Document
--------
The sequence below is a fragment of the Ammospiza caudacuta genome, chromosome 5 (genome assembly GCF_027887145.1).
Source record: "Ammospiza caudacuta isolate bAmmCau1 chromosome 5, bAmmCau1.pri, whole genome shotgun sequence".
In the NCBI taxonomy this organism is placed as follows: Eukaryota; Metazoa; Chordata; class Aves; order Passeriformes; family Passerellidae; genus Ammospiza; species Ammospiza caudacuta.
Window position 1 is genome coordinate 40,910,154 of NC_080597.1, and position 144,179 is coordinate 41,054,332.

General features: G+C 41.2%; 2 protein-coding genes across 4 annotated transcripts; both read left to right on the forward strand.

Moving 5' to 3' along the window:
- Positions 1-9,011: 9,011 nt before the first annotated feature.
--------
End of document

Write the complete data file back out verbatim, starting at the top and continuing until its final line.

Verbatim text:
The sequence below is a fragment of the Ammospiza caudacuta genome, chromosome 5 (genome assembly GCF_027887145.1).
Source record: "Ammospiza caudacuta isolate bAmmCau1 chromosome 5, bAmmCau1.pri, whole genome shotgun sequence".
In the NCBI taxonomy this organism is placed as follows: Eukaryota; Metazoa; Chordata; class Aves; order Passeriformes; family Passerellidae; genus Ammospiza; species Ammospiza caudacuta.
Window position 1 is genome coordinate 40,910,154 of NC_080597.1, and position 144,179 is coordinate 41,054,332.

General features: G+C 41.2%; 2 protein-coding genes across 4 annotated transcripts; both read left to right on the forward strand.

Moving 5' to 3' along the window:
- Positions 1-9,011: 9,011 nt before the first annotated feature.